When I first started out I had a great mentor. I tried to get all of my information from that one person so I didn't get confused trying to use ideas from a variety of teachers with different teaching styles. Again relationship was very important. I also made sure that I knew the expectations of the administrator that was in charge of evaluating me. It is important to use the lesson plan format that they are expecting to see, put the lesson objectives up on the board, have my class record book appropriately documented, and lesson plans showing lots of differentiation. Things change as professional development "fads" change so I make sure that I know what is expected each year. Having taught in 6 different schools in 4 different districts in 3 different states it has always been a challenge to keep up with the expectations of each school.
The most important thing to remember is you are in the classroom for the students!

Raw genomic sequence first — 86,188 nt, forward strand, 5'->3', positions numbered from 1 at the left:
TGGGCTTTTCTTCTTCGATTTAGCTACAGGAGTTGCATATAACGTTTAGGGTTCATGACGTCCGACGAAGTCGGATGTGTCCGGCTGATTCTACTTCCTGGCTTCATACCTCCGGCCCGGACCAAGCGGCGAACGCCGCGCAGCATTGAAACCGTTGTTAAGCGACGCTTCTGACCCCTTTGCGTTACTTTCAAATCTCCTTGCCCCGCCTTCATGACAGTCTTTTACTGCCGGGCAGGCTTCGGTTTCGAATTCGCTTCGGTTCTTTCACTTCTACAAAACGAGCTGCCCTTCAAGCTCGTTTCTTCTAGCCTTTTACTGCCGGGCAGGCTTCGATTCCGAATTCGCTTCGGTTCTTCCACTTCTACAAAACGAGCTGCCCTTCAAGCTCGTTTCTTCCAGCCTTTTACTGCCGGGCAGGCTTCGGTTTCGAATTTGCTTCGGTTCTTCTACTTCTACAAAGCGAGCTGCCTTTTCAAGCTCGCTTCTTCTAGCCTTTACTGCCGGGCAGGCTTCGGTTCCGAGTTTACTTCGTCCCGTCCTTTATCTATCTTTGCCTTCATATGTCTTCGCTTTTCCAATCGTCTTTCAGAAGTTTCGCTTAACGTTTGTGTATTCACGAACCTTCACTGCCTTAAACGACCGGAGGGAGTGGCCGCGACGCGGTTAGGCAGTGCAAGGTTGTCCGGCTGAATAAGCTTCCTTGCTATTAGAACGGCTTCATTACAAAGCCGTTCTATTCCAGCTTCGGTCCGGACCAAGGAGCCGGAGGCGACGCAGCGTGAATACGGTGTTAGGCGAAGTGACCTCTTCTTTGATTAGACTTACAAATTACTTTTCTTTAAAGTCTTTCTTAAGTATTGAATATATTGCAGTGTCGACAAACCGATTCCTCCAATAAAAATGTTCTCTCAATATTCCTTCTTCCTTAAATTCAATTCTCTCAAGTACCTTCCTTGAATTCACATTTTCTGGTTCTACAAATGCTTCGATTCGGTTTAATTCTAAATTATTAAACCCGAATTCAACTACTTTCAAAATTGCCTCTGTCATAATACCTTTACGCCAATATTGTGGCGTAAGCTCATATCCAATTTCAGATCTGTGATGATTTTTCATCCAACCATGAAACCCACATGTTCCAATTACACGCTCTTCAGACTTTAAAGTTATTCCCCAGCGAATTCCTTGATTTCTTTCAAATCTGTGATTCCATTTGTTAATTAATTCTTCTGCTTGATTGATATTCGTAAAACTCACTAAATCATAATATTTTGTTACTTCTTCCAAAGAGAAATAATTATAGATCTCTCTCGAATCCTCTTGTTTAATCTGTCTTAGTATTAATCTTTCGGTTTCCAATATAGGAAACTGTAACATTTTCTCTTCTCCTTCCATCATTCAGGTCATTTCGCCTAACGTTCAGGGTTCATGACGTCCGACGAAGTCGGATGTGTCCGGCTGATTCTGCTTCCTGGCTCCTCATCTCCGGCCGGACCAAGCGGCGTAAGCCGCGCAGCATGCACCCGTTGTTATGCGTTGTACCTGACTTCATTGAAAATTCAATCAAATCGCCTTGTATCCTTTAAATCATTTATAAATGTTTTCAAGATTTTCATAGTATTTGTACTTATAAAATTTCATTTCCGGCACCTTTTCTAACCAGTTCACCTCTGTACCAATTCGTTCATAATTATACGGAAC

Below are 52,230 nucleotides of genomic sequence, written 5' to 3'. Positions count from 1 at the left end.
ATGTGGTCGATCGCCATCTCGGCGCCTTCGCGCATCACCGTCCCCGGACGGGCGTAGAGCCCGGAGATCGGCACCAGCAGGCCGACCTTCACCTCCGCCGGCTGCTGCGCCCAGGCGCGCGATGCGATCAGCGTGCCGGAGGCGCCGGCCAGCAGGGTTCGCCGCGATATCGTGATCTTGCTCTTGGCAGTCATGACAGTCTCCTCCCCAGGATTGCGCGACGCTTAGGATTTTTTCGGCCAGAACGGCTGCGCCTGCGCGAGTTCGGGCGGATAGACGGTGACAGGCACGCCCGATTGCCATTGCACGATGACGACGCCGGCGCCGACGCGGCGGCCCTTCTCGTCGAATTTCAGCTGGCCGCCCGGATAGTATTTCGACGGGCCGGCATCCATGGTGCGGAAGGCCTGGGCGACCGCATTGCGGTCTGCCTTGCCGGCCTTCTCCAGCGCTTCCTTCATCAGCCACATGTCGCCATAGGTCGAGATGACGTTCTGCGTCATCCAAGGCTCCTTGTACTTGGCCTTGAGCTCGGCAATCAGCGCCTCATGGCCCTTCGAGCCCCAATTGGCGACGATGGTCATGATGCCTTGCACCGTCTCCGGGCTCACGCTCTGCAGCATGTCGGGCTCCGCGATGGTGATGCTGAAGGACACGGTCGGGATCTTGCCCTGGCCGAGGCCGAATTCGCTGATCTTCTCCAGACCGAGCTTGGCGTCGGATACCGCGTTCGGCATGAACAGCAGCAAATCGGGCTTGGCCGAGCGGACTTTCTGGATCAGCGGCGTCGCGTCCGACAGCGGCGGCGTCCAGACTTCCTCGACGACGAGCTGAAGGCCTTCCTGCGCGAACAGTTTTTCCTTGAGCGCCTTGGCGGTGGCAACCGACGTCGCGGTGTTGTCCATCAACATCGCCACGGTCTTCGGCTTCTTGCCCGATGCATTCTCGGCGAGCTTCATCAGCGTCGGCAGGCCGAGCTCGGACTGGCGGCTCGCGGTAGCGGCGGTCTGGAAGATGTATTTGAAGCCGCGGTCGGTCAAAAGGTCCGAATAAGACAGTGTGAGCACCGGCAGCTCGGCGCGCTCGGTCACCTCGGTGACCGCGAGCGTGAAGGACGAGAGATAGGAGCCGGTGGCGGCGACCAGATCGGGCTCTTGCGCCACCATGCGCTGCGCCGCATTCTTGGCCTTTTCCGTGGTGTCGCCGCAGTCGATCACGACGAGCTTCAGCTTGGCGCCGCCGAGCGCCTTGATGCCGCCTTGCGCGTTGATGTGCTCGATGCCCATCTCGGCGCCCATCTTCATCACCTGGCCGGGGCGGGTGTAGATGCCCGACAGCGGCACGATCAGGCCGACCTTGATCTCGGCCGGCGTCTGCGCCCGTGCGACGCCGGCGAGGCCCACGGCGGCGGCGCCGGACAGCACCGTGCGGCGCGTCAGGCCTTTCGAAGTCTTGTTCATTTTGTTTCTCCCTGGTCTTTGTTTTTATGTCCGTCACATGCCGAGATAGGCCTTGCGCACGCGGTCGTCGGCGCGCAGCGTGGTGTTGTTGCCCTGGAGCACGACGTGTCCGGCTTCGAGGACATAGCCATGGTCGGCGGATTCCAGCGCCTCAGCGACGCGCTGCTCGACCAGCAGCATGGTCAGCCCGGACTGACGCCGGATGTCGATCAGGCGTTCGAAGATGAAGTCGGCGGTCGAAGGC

Shelly Harmon's comment regarding not having a BA in Education and working as a first year teacher, especially in Special Education, bothers me to no end. In the movie 187, Samuel L. Jackson's character, a substitute teacher, has a strong discussion with a principal who never taught in a classroom and takes sides with the students. I know at least three school counselors that never taught in a classroom before as a professional teacher. One of them, a clinical counselor, commented on how well I could direct a group of students to line up properly. I told her that I taught fourth grade for 7 1/2 years before becoming a school counselor. I truly believe that the school system is desparate to find anyone that has any kind of college degree other than in Education to fill in a classroom without a teacher. Special Education is a specialty area. A lot of what Ms. Harmon lacks in training would have been taught to her if she had a BA in education with emphasis in Special Education, just as someone wanting to teach Calculus in High School. Just recently I explained to a teacher's aide why her sister, who never taught in a school, could suddenly become a counselor with a Masters in Education. I told her that graduate classes are more of a research and discussion type of learning for those who already have a BA in Education. In my graduate classes, I was able to bring to the discussion table all of my teaching experience plus what I researched. I have a daughter-in-law with a BA in Business who now teaches Middle School mathmatics. Even though she is going back to college to take certification classes, she's teaching! You should hear all of the problems she is having with classroom management. She teaches below grade level students and is having a heck of a time for them to pay attention to her. She has no aides in the room to help her. I, myself, was transferred to a counseling position in Special Education, to work with Emotional Handicap students. I had to learn by the seat of my pants how to work with these special needs students. I talked to others, looked up info on the Internet, signed up for seminars, and talked to psychiatrists, psychologists, and anyone remotely experienced with Emotional and Behavioral Disordered Students. It's no easy task for me. My training did not even go near teaching me to work with EBD students. I was trained to work on Student Assist Teams to recommend certain students for Special Education. I know several experienced teachers that have a BA in Special Ed but will only work in a general education classroom. They do not want to deal with the paperwork and stress. If Uncle Sam truly cared about Special Education, there would be strong incentives to properly train teachers in that area. Ms. Harmon, I wish you the best in luck. Hang in there.